Movement in Learning
" 'I hear and I forget.
" 'I see and I remember.
" 'I do and I understand!
In this course I will discuss why movement is important in our classrooms
- Imagine learning how to ride a bike by sitting in a classroom listening to the instructions. How long would you need to sit and listen to the instructions before you could say "HORRAY, I CAN RIDE A BIKE"? After thinking about this, I'm sure you are realizing that all the instruction in the world wouldn't teach you how to ride a bike. We learn how to ride by doing it! We physically get on the bike and try over and over until we achieve it. Movement is an intrical part of learning, yet schools – where most of the children’s learning is supposed to take place – are our prime promoters of inactivity. “Sit still.” “Stop squirming.” “Don’t run.” “Stay in your seat".
- While it's counterproductive to make it more important than school itself, movement must become as honorable and important as so-called "book work." Einstein stated, “Learning is experience. Everything else is just information.” Piaget, the noted child development specialist studied by teachers, labeled this learning sensorimotor and determined it was the child’s earliest form of learning. Since then, brain research has proven them both right.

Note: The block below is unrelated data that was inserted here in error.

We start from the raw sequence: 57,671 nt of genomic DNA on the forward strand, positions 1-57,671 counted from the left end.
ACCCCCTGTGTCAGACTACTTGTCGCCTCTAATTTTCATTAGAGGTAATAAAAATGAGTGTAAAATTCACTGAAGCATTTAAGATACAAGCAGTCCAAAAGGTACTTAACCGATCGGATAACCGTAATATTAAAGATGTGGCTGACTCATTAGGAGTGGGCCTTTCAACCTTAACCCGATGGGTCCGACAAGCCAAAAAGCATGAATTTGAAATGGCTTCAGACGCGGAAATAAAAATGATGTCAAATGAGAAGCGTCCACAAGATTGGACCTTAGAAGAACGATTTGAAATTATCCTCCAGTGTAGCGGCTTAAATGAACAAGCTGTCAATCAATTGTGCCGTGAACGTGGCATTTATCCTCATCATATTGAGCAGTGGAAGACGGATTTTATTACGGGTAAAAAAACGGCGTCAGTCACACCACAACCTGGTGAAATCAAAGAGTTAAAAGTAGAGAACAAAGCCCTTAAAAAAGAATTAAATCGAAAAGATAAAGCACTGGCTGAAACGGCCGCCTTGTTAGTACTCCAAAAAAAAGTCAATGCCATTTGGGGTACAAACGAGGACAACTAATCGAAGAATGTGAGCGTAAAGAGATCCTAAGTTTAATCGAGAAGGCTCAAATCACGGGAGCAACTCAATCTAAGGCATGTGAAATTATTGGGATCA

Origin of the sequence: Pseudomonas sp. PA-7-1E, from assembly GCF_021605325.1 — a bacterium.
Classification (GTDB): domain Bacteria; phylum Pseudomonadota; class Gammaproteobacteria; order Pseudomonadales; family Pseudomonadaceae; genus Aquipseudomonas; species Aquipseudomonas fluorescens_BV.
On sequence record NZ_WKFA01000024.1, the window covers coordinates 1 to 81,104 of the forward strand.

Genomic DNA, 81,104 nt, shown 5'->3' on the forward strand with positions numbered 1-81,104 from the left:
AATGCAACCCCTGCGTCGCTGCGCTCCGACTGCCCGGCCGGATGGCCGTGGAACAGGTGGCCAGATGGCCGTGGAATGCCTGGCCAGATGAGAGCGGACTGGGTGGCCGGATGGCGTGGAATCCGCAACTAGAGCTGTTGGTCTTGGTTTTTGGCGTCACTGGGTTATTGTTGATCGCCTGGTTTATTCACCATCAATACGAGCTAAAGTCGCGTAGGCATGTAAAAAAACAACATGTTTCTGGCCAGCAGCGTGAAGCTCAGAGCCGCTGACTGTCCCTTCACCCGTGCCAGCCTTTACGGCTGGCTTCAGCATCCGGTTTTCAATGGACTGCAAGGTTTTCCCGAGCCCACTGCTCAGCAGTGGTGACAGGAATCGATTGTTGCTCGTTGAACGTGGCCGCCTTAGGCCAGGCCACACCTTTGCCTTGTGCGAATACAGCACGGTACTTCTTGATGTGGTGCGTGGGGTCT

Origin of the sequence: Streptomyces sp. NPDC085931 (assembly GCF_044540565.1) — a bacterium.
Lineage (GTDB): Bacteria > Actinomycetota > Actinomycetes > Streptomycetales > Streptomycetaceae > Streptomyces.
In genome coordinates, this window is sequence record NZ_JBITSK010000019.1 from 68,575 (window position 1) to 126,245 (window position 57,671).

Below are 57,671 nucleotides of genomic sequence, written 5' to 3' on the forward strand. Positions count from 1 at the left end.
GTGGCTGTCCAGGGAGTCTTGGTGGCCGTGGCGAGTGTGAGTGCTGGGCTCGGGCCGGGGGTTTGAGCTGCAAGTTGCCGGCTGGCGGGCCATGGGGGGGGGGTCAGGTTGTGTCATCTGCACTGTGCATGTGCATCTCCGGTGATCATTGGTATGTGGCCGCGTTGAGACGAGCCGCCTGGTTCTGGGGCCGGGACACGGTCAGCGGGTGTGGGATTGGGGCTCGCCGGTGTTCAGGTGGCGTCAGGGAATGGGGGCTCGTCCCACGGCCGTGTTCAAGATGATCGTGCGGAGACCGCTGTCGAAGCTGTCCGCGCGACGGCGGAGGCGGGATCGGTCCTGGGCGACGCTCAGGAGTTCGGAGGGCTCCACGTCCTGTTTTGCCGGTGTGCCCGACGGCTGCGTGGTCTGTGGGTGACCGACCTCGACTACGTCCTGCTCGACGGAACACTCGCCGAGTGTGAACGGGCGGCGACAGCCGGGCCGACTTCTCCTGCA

- Not only can inactivity in our schools lead to lower achievement, we are also placing our students in harms way as inactivity has a direct correlation to the rise in the childhood obesity rate.
- Researchers have determined that exercise not only makes us physically fit, but it can also make us smarter. Watch this short video about one school in Illinois and the program they have developed to get kids moving and learning. Next, watch the Childhood Obesity Epidemic Video and learn about the results of inactivity and the lack of physical fitness in our children today. After watching the videos, please consider the questions below.
Promising Practices[ http://www.youtube.com/watch?v=y7GLPOmTYEE] click back button to return
Childhood Obesity Epidemic Video  click back button to return
Questions for Reflection:
- What are some of the reasons children are less active today?
- How can exercise make a person smarter?
- Should we include physical activities in our curriculum?
- What are some cultural factors that promote Childhood Obesity?
- What are the long term effects of Childhood Obesity?
- Should schools be a part of the solution?